“Rhodes! I think it's started again!”

Armstrong waited anxiously, glancing at the clock. Dr. Rhodes ran into the room and looked at the monitoring station.

Armstrong said, “It should start in a few seconds...”

The speakers came to life again. “We are near. Death is coming for you. There is no hope. You who abandoned war will be spared. You who embraced war will be destroyed.” And so it went, for another nine hours and fourteen minutes.


“Rhodes! It's not dust or asteroids! It's beam divergence!” Dr. Armstrong was shouting into the intercom. “Rhodes, get the General or whichever of his staff is awake and meet me in the conference room. Bring the latest location coordinates for the Ship and meet me in the conference room!”

Armstrong had the conference room table draped with coordinate printouts and hand sketches, and was intently conversing with Rhodes when the General arrived. The General looked groggy, and carried a large cup of coffee. “So you've determined why the signal is dropping off?” he said.

“Yes, General, I think we may have. If my hypothesis is correct, we will lose the signal again tonight around 21:00 and get it back about nine hours later. I think the reason it's happening is that our UVLD is passing in and out of the divergence cone of their UVLE beam.”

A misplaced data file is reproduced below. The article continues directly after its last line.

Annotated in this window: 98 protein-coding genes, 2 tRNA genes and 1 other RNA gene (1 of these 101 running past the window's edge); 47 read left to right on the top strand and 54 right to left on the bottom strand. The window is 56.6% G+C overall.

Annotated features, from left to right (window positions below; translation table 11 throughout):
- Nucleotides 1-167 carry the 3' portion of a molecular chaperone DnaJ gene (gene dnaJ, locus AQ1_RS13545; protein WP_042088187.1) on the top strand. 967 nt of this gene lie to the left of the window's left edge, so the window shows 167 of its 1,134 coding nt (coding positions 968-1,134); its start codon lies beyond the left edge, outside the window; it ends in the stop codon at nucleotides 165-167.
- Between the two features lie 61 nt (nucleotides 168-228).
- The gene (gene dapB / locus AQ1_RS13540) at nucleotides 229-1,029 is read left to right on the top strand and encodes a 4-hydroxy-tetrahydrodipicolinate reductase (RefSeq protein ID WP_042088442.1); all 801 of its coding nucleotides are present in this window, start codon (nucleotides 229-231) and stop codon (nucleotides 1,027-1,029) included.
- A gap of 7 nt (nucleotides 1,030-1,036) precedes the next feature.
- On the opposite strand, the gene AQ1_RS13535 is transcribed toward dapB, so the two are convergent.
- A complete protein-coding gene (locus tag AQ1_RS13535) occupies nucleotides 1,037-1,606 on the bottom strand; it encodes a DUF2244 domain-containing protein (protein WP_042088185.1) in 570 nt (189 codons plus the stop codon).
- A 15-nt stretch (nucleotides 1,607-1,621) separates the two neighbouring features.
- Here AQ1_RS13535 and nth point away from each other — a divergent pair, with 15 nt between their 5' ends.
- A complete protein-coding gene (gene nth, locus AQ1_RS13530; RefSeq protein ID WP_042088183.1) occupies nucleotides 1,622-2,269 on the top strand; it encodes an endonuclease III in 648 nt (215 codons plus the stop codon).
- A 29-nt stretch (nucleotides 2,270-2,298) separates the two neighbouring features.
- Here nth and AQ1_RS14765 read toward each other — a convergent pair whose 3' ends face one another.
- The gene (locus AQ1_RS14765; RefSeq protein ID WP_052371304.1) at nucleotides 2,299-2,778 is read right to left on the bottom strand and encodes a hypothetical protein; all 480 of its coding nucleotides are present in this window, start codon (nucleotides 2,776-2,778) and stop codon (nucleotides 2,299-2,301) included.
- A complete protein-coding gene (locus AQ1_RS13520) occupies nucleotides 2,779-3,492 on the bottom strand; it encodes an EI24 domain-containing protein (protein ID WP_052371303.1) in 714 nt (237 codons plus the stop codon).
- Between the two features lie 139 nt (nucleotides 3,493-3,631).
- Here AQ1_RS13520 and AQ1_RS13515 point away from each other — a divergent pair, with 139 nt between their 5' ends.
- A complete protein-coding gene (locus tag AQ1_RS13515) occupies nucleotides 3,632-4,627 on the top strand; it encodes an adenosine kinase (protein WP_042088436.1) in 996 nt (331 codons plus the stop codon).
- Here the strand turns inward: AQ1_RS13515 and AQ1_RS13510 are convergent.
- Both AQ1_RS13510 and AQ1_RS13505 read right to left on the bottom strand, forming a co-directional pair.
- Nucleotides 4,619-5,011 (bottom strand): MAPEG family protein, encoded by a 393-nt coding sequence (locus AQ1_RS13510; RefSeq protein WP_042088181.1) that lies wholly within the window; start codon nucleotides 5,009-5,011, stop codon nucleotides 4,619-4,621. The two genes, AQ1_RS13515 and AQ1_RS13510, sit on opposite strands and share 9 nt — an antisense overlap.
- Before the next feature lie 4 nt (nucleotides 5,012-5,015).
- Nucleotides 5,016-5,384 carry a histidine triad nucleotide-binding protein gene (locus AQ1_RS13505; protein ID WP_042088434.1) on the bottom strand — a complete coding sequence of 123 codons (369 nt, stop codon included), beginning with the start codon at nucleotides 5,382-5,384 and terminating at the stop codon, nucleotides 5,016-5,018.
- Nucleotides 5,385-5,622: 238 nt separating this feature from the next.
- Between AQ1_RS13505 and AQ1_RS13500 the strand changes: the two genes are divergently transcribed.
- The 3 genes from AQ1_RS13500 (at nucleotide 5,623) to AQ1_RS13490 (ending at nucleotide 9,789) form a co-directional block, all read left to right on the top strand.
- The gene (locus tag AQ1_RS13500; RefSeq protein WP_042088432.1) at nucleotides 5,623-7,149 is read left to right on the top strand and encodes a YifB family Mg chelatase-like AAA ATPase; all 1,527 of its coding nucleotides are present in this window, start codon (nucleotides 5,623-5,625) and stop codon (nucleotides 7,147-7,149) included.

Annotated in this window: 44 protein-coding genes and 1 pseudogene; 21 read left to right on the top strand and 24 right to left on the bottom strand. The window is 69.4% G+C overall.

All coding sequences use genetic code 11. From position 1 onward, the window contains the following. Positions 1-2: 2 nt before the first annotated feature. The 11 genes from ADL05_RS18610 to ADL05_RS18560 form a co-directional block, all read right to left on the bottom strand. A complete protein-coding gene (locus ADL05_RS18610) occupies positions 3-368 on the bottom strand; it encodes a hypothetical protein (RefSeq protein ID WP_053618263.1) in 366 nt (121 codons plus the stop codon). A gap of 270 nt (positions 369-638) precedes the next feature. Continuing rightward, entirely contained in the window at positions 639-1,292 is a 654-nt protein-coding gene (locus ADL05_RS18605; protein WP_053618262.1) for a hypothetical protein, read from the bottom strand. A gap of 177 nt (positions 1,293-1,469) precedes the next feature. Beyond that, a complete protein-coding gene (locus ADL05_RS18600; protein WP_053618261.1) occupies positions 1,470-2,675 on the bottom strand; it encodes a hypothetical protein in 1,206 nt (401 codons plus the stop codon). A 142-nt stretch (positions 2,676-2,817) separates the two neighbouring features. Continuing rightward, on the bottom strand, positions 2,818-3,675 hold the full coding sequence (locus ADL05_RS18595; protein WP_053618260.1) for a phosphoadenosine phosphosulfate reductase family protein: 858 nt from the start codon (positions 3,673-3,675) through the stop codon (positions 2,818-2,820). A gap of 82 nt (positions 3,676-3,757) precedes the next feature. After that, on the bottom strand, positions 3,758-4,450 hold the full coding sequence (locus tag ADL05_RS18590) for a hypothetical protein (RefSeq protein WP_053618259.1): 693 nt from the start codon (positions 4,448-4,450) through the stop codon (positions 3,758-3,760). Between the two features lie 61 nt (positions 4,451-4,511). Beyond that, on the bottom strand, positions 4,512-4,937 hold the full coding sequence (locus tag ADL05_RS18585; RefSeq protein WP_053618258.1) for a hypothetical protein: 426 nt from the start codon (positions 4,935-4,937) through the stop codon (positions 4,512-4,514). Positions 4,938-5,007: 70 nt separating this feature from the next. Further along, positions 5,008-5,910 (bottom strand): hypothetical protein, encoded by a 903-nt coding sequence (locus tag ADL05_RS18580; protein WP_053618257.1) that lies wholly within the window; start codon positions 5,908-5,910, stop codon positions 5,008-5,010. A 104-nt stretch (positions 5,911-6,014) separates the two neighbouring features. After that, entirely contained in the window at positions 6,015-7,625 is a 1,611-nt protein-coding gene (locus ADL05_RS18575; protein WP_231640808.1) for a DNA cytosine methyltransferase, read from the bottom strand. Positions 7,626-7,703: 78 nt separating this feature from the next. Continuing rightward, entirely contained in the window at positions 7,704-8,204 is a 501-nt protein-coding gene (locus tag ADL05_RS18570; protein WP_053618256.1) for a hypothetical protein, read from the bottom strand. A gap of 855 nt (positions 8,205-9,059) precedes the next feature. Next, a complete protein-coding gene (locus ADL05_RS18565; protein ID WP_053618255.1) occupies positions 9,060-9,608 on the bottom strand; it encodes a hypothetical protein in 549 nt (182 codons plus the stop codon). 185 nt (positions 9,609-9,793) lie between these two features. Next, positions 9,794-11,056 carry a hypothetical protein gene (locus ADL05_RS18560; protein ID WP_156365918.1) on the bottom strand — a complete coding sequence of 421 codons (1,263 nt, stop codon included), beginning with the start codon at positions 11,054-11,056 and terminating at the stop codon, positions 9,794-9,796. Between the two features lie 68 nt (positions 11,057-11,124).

“How can that be?” asked the General.

“A laser cannot be perfectly focused, so there will be some beam divergence. That divergence is in the shape of a cone. On Earth over small distances the divergence makes little difference, but as in our test from Earth to Mare Crisium we had to adjust the focus for minimum divergence. The better the divergence control, the narrower the cone. Our UVLD receives the signal when it's within the divergence cone, but there's nothing to receive when it's outside the cone. Based on the location, direction, and speed of the Ship, as well as we can measure those, and our location on Earth, Dr. Rhodes and I have calculated some features of that cone. We will test the hypothesis tonight.”

The General was puzzled. “Why would a Ship capable of sending a Message like this one have problems aiming their UVLE so we could receive it?”

“I cannot postulate on that, General. Perhaps, if the test bears out, we will know more.”


At 20:00, the scientists and the General were all in the UVLD monitoring booth, listening. At 20:58 the static faded, and a short time later, the Message began again. Dr. Armstrong was elated, and clapped Dr. Rhodes and the General on the back.